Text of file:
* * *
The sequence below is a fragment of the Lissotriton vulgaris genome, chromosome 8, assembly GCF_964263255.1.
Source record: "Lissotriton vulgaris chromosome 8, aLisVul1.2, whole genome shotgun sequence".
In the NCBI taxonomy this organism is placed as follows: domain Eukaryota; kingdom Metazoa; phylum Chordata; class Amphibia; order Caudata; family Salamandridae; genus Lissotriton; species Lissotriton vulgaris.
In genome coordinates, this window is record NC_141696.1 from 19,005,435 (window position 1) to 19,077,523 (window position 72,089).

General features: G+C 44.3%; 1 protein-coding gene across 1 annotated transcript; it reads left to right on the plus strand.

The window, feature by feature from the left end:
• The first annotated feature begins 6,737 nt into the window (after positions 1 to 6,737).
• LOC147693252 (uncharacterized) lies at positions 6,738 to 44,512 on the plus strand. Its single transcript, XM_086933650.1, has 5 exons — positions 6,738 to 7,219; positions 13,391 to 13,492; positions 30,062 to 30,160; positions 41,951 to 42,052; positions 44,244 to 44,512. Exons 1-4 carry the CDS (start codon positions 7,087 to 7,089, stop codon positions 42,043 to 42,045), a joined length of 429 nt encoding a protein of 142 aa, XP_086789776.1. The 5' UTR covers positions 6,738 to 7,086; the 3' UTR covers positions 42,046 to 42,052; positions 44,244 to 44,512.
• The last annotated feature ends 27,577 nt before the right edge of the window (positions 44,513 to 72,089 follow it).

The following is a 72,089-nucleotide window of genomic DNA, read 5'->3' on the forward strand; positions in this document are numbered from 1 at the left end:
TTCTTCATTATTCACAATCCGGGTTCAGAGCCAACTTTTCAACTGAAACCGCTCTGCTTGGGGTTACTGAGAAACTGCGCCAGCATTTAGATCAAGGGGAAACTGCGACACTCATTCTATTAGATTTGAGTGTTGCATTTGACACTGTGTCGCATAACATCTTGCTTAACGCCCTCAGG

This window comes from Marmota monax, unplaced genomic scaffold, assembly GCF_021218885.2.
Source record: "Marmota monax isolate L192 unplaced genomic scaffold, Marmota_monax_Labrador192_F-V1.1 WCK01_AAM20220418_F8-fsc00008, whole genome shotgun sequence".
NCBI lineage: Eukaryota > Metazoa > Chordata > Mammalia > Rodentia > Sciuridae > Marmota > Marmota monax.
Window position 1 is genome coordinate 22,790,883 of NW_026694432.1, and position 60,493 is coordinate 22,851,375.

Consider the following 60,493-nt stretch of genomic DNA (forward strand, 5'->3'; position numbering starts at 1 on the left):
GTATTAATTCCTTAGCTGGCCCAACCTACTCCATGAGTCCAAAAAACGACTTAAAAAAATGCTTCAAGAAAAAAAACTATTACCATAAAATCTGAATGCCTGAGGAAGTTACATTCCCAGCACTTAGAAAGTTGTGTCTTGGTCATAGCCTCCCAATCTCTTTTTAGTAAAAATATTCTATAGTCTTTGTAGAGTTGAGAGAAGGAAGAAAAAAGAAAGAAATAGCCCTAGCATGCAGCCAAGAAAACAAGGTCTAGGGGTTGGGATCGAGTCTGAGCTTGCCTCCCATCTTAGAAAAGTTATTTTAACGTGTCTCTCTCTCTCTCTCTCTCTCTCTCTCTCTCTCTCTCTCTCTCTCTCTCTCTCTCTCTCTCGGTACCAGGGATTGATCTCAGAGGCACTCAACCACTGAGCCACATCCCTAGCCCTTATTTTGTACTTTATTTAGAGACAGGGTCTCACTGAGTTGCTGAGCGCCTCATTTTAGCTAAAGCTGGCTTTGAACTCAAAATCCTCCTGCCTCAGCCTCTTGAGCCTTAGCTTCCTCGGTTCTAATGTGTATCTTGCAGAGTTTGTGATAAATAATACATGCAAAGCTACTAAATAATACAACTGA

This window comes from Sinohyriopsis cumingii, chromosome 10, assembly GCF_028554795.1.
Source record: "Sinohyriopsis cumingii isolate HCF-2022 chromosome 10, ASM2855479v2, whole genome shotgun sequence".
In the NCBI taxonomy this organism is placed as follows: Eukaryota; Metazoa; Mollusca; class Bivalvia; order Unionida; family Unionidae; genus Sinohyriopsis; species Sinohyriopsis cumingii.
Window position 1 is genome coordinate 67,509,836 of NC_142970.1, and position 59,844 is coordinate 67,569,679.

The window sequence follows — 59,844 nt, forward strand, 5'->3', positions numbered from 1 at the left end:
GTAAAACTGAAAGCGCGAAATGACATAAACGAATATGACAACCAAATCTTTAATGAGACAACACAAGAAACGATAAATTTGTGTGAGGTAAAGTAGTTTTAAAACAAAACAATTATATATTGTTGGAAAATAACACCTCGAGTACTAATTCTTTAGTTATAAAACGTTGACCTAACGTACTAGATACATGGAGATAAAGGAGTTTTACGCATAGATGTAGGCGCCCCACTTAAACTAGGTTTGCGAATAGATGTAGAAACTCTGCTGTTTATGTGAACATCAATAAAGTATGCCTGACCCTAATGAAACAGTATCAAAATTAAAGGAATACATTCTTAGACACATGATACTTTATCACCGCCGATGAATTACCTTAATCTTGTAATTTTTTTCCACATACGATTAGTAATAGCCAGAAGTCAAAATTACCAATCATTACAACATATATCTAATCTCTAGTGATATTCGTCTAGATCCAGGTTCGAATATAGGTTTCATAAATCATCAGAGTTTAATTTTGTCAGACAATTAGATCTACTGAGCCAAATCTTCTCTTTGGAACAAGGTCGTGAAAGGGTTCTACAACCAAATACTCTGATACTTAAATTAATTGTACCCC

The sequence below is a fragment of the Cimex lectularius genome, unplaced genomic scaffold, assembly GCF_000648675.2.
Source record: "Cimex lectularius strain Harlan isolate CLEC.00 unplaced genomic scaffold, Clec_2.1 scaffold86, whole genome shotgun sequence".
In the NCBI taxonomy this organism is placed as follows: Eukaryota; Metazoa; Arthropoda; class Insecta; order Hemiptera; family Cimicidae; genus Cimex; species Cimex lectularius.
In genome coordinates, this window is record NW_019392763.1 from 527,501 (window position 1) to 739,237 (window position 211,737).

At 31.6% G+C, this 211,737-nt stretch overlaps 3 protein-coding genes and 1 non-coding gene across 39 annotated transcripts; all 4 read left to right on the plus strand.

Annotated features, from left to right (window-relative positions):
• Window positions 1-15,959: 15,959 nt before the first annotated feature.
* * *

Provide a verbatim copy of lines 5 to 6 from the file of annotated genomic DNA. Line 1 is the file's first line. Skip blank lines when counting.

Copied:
General features: G+C 44.3%; 1 protein-coding gene across 1 annotated transcript; it reads left to right on the plus strand.

The window, feature by feature from the left end: